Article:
SF Tab and Patch

A tribute to and mini-history of the

11th Special Forces Group (Abn)

from a Headquarters, Headquarters Detachment, 3rd Bn perspective

The Quiet Professionals

The Special Forces motto: "De Oppresso Liber" - to free the oppressed

Beret with 11th Flash

11th Group HQ History

Activated 1 March 1961

Army Reserves Boston, Massachusetts

22 March 1963 Relocated to Staten Island, New York

1 August 1970 Relocated to Tappan, New York

31 March 1973 Relocated to Fort Meade, Maryland

15 September 1995 Inactivated

11th Group Battalions

1st Battalion HHD - Tappan, NY

     Co A - Fort Devens, MA
     Co B - Newburgh, NY
     Co C - Fort Dix, NJ

2nd Battalion HHD - Columbus, OH

     Co A - A. P. Hill, VA
     Co B - Youngstown, OH
     Co C - Jamestown, OH

3rd Battalion HHD - Miami, FL

     Co A - Tampa, FL
     Co B - Columbus, GA
     Co C - Winston-Salem, NC

The 11th Group’s big brother was the 10th Group back in the Ft. Devens days.

Missions were almost always aligned with those of the 10th Group (active duty SF).

The AO was Central and Eastern Europe and the training reflected that tasking, especially during the ‘80s with the emphasis on cold weather training.

With the end of the Cold War and the Soviet threat in Europe, a drawdown was inevitable.

The elimination of the 11th and 12th Groups from the Army Reserves was political buffoonery at it’s very best.

After Desert Storm in 1991 and with the advent of the Clinton administration, the military budget was under pressure and faced certain reductions, Colin Powell was determined that cuts would be from both the active and reserve components, not entirely from active units.  So a deal was struck. Combat Arms Units were to be concentrated in the National Guard and support units were to be in the Reserves under direct Army control.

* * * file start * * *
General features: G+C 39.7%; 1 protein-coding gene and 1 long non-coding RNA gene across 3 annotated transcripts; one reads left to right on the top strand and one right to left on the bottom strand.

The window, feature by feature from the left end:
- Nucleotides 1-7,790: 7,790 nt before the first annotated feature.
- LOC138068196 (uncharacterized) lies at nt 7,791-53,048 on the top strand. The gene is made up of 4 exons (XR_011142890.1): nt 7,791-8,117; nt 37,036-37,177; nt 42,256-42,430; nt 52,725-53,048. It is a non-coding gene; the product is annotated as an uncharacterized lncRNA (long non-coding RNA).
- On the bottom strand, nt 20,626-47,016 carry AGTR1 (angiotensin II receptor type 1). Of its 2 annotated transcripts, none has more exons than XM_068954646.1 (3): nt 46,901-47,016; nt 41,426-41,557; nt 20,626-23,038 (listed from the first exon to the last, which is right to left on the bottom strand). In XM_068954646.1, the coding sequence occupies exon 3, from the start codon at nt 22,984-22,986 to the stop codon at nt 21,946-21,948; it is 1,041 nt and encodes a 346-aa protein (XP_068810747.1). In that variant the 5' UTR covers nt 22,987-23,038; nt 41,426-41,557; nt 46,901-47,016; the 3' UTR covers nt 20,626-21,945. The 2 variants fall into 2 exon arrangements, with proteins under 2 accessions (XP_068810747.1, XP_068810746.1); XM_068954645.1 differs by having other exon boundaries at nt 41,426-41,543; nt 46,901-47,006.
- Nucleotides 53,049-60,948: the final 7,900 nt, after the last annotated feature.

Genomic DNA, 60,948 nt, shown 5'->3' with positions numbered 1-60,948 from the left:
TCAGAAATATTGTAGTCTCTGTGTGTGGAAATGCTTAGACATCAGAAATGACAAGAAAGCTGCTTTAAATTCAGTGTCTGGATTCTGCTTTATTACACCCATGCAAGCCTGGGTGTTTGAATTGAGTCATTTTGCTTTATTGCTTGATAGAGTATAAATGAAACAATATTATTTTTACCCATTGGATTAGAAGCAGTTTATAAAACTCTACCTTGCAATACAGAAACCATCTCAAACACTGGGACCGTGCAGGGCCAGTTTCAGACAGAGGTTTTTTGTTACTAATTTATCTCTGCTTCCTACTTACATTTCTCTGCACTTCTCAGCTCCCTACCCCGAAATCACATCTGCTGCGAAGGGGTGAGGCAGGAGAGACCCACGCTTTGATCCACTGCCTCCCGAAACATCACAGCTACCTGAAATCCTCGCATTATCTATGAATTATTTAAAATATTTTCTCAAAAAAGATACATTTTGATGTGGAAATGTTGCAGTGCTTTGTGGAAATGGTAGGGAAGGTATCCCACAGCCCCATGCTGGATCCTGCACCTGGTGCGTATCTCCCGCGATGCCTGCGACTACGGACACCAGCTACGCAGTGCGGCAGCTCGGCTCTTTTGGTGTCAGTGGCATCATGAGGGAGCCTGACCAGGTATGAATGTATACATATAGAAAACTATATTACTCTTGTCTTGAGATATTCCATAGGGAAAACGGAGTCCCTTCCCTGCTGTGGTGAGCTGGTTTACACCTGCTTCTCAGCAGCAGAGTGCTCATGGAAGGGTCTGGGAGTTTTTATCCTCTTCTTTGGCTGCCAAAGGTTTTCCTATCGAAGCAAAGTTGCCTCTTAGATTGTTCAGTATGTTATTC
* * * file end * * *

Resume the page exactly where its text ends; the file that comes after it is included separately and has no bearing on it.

Didn’t work out exactly that way in reality, but the plan went forward.

Today there are more active duty groups than there were at the time of the Reserves “purge”, with only the two ARNG groups remaining. 

3rd Bn Commanders 1971- end

This info is incomplete.

Major Douglass D King Jr.
Commander of Company F, the unit that became HHD 3/11. Retired from USAR in 1973 and continued his career in the insurance industry. Maj. King was the C.O. when the author enlisted in the 11th. Passed away 25 Mar, 2015

Lt. Colonel Wilson E Barnes
Went on to spend 29 years in the Army, attaining the rank of Colonel,  ending his career with Central Command at McDill AFB in Tampa.

Lt. Colonel Michael A Carricarte
(need info) Health insurance industry

Major Fred C Hannum
After coming over from the 20th Group in the Florida National Guard and serving as the commanding officer of 3/11 for four years, his career took him back to active duty where he ultimately became Deputy Commander of U.S. Special Forces at Ft. Bragg. Retired as Colonel after 40 years.

Tim Jones

Lt Colonel Earl C Howell
Former company commander in 3/11



Author (then a PFC, fresh out of jump school and in the ‘Q’ Course at Ft. Bragg)
with Maj. King at his retirement in Coral Gable, FL 1973.

Douglass D King Jr. passed away peacefully on March 25, 2015.